Academy of Ayurvedic Studies

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International Ayurveda training in the Netherlands and in India

Monday, February 28, 2011

Ayurveda vis-a-vis Modern Medicine

Ayurveda and modern medicine differ in one basic sense: Modern Medicine is driven by Structure or the 'Part' and is thus substantially dependent on laboratory tests and diagnostic investigations such as x-ray, scans, etc., in the diagnosis process as well as the basis of medical management. But, Ayurveda gives importance to Function or the effect of the 'Whole' . When every sub-system functions properly, it is health. When there is some difference or difficulty in the function, ill-health is caused. That is why functional behaviour, expressed as symptoms, constitutes the basis of both diagnosis, as well as medical management, in Ayurveda. Which is why, it is said that modern medicine is disease-centric , while Ayurveda is patient-centric.

There need not be any contradiction between Ayurveda and Modern Medicine. The two systems may truly and effectively complement each other, when structural knowledge is judiciously integrated and interpreted in the Ayurveda paradigm of 'whole person' functional performance.

Contrary to common perception, through the ages, the seers of Ayurveda recognized the need to ensure that Ayurveda was relevant to contemporary needs and developments. Vagbhata, the latest of the acharyas, says in his text that he is trying to make the system up-to-date and suitable for the times (yuganuroopa). The practice of Ayurveda being reduced to a system of prescribed and ‘over the counter' medication, akin to Allopathic medicines, is not the answer. The changes are to be only in application, not in principles. Thus, one can apply modern tools, modern insight, and modern knowledge, whether it is at the biological, anatomical, physiological, or genetic level, in the context of Ayurveda's foundational principles, without any contradiction whatsoever. Further, modern advances in risk management, emergency management, organ transplantation, and surgical interventions of all types can only complete and enhance the value of Ayurveda and in no way detract from it.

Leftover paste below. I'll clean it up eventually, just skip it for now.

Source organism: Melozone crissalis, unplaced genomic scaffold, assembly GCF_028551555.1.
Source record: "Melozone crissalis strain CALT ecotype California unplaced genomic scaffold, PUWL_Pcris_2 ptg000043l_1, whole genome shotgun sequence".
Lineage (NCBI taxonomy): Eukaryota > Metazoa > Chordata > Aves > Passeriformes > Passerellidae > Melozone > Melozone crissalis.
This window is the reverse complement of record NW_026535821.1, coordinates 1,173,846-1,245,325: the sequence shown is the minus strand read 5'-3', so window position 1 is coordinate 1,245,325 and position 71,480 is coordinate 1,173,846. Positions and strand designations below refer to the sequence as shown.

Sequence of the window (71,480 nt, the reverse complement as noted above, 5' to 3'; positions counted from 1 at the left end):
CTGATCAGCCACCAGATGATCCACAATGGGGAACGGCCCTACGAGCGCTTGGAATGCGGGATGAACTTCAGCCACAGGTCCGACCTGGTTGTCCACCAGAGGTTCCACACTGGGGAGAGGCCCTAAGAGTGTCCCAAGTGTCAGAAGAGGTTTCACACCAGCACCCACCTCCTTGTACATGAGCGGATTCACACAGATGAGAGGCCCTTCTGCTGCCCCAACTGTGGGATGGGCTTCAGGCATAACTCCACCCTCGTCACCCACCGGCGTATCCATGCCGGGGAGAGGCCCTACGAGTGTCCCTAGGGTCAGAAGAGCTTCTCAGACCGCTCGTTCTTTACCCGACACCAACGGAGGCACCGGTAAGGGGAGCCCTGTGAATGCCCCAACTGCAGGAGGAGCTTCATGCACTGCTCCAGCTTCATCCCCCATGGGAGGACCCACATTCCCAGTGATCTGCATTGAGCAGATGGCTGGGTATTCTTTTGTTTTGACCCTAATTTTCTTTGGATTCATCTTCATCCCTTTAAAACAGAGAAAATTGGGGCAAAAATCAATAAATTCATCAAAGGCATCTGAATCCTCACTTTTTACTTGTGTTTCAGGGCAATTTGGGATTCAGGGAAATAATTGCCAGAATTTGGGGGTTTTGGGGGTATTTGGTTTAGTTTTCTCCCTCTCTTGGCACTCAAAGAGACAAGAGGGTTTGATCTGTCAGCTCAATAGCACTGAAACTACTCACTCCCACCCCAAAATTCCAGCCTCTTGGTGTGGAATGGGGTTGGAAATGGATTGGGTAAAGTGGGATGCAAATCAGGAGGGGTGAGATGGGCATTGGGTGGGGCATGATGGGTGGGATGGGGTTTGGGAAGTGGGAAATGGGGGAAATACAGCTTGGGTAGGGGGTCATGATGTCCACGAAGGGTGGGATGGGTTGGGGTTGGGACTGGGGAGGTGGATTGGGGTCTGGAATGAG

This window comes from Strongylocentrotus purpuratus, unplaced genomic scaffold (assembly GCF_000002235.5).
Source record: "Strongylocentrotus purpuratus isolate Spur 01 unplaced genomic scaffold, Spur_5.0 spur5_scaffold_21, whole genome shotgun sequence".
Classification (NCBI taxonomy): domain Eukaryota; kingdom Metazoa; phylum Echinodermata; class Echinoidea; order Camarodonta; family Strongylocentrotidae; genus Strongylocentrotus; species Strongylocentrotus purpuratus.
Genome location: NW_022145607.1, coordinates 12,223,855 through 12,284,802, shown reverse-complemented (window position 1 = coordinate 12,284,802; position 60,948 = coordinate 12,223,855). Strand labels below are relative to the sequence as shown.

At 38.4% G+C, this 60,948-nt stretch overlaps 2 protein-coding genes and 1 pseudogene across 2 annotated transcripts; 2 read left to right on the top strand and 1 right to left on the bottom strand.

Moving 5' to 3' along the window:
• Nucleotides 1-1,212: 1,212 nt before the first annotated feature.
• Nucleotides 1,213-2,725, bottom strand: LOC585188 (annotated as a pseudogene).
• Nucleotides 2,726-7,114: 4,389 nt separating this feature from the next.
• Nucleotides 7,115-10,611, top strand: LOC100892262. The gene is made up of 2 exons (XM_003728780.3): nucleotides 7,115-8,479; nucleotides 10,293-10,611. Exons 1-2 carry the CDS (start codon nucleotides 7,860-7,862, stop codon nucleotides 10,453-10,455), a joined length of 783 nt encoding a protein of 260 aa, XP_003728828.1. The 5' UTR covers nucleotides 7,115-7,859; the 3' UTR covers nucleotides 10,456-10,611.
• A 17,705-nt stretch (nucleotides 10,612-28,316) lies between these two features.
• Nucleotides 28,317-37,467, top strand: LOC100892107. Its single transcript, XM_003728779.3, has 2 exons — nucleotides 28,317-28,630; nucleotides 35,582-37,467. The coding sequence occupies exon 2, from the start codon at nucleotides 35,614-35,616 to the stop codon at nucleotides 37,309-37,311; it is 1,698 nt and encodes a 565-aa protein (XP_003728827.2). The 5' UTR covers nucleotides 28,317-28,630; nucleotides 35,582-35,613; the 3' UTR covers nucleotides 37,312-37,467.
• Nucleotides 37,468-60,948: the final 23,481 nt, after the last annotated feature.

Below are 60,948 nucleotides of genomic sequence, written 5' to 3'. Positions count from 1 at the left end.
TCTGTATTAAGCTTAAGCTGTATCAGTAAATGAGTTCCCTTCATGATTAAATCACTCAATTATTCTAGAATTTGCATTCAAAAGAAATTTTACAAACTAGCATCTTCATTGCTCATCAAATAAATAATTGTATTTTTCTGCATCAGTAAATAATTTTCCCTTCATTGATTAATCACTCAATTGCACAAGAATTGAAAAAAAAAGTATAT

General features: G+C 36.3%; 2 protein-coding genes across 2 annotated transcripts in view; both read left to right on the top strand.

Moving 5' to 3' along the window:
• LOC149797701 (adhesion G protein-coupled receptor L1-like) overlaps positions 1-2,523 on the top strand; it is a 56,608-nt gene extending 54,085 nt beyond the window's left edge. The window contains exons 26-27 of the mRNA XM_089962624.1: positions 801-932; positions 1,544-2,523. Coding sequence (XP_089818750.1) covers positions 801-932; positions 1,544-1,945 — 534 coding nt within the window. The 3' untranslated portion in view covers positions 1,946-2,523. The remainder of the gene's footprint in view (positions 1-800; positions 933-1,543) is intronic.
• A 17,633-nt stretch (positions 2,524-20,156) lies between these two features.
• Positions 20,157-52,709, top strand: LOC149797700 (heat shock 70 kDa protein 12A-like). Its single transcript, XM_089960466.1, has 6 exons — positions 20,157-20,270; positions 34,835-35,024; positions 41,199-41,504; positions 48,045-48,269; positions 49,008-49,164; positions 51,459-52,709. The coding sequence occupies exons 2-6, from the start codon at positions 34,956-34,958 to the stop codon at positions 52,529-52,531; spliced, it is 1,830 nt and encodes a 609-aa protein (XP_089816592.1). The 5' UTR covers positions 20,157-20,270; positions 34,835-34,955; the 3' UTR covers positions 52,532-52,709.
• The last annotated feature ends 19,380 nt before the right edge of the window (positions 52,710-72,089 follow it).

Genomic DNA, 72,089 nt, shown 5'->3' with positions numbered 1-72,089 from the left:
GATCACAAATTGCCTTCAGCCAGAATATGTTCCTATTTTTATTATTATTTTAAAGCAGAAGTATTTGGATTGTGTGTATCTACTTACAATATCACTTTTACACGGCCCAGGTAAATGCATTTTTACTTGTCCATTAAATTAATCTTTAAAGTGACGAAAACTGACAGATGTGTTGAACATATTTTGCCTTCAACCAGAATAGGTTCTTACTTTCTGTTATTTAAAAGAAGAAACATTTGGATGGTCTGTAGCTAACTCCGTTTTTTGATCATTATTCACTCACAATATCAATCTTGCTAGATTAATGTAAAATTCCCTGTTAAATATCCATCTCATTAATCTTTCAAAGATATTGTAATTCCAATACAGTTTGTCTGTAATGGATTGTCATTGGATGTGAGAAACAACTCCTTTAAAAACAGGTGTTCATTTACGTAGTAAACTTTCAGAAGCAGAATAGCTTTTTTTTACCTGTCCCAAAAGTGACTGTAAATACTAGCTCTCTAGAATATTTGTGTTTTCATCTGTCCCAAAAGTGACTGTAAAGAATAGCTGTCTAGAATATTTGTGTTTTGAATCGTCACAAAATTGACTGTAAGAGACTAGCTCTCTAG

One may posit that for early to mature stages as well as chronic stages of a disease, Ayurveda has excellent answers to the health needs of mankind; while once a person has already reached an acute or emergency health state, modern medicine and surgical technique with attendant medical technologies is unparalleled in its effectiveness.

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